Saturday, February 8th, 2014
None of us can say exactly why, but for whatever reason we have been in business nearly two years and have until now not offered that most classic of Mexican “bebidas”, the michelada. Most Mexican restaurants would have gotten on the clue bus by now, but we are just now joining the party.
There are many regional takes on the michelada, but they are generally all built with the same basic ingredients: beer (preferably a good pilsner or lager), lime juice, spices, chiles and in most cases tomato juice – sometimes clamato juice – served in a chilled glass with a salted rim. After a bit of internal discussion about the best way to approach things, we opted for a fairly traditional take, albeit with a couple Comal twists.
To quote our esteemed barman Matthew Campbell:
Ours is a pretty traditional michelada a la San Jalisco – theirs is my favorite ever. Built on the salt-spice-tart platform – same as our sangritas but without the sweet element. Savory comes from Worcestershire. Two kinds of heat: a toasted arbol salsa we did in house and Valentina hot sauce for that bright vinegar spice. Lime juice (of course). Traditionally it should be clamato juice but allergy fears point toward straight tomato juice. Rim will be a salt of guajillo, morrita and kosher. And in a local nod, we’re using Berkeley brewed Trumer Pils as the cervesa of choice.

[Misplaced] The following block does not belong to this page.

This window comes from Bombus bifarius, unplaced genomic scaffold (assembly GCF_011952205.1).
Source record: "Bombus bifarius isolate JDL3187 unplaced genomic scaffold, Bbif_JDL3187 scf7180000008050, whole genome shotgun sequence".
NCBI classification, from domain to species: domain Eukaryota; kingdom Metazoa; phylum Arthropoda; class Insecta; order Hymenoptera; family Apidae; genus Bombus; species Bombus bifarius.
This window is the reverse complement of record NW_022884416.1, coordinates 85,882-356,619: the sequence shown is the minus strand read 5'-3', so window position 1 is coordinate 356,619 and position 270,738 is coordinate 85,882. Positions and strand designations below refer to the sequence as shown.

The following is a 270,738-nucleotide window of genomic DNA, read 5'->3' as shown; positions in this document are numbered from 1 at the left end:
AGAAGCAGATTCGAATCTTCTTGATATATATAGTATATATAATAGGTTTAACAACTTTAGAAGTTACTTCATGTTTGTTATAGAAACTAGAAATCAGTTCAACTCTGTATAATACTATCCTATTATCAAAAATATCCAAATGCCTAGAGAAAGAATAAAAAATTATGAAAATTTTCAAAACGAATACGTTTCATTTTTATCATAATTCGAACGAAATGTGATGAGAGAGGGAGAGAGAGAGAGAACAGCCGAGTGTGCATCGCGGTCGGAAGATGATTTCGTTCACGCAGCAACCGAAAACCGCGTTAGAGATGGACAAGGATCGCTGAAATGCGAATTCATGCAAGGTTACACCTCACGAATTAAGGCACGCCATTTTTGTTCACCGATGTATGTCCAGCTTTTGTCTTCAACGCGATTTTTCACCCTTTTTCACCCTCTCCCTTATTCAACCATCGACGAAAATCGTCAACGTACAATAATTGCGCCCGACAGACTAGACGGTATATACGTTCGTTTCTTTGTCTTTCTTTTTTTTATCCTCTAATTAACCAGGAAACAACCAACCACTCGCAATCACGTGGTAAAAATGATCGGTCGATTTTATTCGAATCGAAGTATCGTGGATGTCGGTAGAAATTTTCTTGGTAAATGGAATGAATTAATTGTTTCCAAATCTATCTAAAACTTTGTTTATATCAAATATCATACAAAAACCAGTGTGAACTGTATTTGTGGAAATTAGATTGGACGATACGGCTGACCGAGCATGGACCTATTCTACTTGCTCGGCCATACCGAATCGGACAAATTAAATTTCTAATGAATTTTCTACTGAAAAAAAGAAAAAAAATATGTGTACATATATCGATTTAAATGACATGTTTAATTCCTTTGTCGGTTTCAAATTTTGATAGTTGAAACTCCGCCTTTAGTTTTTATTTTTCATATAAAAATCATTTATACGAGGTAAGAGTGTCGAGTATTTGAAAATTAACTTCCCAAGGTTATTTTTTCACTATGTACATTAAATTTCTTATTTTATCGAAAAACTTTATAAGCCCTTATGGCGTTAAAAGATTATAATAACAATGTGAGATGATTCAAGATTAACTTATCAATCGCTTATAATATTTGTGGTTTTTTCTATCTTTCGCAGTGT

The “San Jalisco” Matthew references above is San Jalisco restaurant – long a source of fine micheladas and down home Mexican food in SF’s Mission district.
We are also offering several special large format (22 oz. or 750 ml.) beers during Beer Week, including a new special release from Stone Brewing in Escondido (an Imperial Cherrywood-Smoked Saison), Mischief, a hoppy, golden Belgian-Style Strong Ale from the Bruery in Orange County and St. Boltoph’s Town Brown Ale from Pretty Things. There’s more to come, as next week we will feature a brand new Beer Week release from local favorites Calicraft Brewing: The City IPA, made with 9 different hop varieties, blackberry root and Seville orange peel and coming in at a relatively low (for an IPA) 6.4% ABV.
We also recently got our hands on the last keg of SF’s own Almanac Chipotle Smoked Stout just in time for SF Beer Week, and will be pouring that on tap until it runs out.
Hope to see you at Comal during Beer Week!
Tuesday, January 28th, 2014